Yesterday (16.9.1928) was another “red letter” day in the history of Buxton, when Sir William Boyd Dawkins M.A. D.Sc F.S.A. Hon. Professor of Geology and Paleontology in Victoria University, Manchester, who is 90 years of age, visited the town and officially opened the spacious and up-to-date new Municipal Library and Museum in the Peak Buildings on Terrace Road, in the presence of a large and distinguished company of scientists and literary men from the principal museums and libraries of the country.
The library contains reference, lending and juvenile departments, and the number of volumes totals approximately 12,000. All the departments are arranged on the “open access” system, which means that the borrowers are allowed direct access to the shelves, and the books are classified on the Dewey Decimal System, considered by the Library world to be the most satisfactory method of systematic book classification. The new general Reading-Room contains a good selection of London and provincial magazines and newspapers. A new reading-room for ladies has been provided. The ladies reading room, when open, will contain a selection of ladies’ periodicals and magazines.
There are altogether six rooms in the new buildings allocated to the Museum, three of which are entirely devoted to the remains of prehistoric men and animals discovered in the caves of Buxton and Peakland area, including the recent find at High Wheeldon, Earl Sterndale, which has now been definitely classified by the Manchester University as the remains of prehistoric animals.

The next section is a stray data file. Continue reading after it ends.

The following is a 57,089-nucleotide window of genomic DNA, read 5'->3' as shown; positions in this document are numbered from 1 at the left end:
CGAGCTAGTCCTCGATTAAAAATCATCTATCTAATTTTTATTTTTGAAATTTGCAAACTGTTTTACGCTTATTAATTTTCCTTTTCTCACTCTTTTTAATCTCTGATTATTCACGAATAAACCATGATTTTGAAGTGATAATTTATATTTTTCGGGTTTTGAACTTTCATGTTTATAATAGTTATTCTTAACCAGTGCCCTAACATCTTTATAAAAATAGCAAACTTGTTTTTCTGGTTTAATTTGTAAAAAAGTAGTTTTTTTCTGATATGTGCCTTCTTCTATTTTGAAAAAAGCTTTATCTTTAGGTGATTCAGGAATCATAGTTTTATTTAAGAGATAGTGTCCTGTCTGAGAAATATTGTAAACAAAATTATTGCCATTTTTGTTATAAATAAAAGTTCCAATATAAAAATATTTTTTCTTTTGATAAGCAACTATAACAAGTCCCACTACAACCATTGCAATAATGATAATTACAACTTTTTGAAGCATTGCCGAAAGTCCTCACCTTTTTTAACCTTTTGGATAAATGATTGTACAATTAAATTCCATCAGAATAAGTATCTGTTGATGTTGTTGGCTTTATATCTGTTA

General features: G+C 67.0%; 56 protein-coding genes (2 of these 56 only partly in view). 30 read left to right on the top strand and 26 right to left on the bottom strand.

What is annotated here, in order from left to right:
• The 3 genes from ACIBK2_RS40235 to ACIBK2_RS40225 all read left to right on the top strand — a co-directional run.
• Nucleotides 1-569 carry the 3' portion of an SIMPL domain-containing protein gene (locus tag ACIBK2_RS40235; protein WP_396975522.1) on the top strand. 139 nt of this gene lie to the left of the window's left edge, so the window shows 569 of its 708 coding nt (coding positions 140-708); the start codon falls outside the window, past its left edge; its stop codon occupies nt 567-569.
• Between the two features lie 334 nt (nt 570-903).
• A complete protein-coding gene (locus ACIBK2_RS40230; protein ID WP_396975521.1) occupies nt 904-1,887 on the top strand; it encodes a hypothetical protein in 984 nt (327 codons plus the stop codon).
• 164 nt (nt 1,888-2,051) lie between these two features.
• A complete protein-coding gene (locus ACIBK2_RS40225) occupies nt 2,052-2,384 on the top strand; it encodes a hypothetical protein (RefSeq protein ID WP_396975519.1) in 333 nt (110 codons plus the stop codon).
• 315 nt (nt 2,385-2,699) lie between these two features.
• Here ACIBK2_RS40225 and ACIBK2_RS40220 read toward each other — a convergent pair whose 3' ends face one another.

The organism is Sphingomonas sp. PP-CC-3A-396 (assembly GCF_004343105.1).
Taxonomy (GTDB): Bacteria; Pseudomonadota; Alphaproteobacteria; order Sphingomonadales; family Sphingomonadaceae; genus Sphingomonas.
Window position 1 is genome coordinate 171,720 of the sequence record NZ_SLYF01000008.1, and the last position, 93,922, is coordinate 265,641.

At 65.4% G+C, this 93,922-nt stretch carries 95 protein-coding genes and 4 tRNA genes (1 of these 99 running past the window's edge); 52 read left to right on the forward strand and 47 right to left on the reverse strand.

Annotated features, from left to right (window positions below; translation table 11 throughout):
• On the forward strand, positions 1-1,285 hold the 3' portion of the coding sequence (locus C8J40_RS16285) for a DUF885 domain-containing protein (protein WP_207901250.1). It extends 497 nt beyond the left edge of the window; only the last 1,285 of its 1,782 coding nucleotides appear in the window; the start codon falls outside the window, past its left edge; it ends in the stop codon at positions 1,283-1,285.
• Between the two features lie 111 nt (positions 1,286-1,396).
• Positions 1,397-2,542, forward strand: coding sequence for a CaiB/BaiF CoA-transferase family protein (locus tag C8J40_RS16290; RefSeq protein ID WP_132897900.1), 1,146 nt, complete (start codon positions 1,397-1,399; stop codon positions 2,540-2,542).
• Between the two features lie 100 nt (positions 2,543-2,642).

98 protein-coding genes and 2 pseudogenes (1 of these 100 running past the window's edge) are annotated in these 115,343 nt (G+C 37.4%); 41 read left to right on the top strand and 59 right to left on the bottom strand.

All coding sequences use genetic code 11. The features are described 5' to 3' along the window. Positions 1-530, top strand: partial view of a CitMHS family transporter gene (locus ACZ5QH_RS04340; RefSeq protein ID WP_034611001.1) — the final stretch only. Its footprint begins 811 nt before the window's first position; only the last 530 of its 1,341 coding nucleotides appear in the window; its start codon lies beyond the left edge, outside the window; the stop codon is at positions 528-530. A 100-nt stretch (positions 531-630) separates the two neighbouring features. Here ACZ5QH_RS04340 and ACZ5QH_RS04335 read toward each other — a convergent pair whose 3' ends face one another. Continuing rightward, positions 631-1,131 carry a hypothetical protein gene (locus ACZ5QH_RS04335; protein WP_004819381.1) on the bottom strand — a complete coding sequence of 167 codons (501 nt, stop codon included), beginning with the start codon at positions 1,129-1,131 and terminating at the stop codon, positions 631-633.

Sir William Boyd Dawkins, in opening the Museum and Free Library, made a remarkable speech for a man of over 90 years of age. He spoke extempore for forty minutes or more, and his address was most interesting and instructive. He said he felt it a great honour to be called upon to mark this most important step towards the general progress and advancement to the general good of Buxton. He was very pleased to see among the friends who greeted him so many of the old corps who were working with him in days gone by in Buxton and the county, with the pick, axe and shovel, in trying to find out what they could of ancient man and beast in that part of the world. He particularly referred to the important cave discoveries of the late Mr. Micah Salt, and said in Buxton they had the seeds of a first-class museum which would grow into a most important institution.
This an abridged version of a newspaper article from the Buxton Herald 27.9.28. Thanks to CITL volunteer Dr. Brian Goodwin for finding it and supplying me with content for another blog. Brian is a fascinating man to share a desk with on Mondays. He digs out a lot of interesting oddities from the J.W. Jackson archive; everything from letters from Charles Darwin to old catalogues for incontinence pants.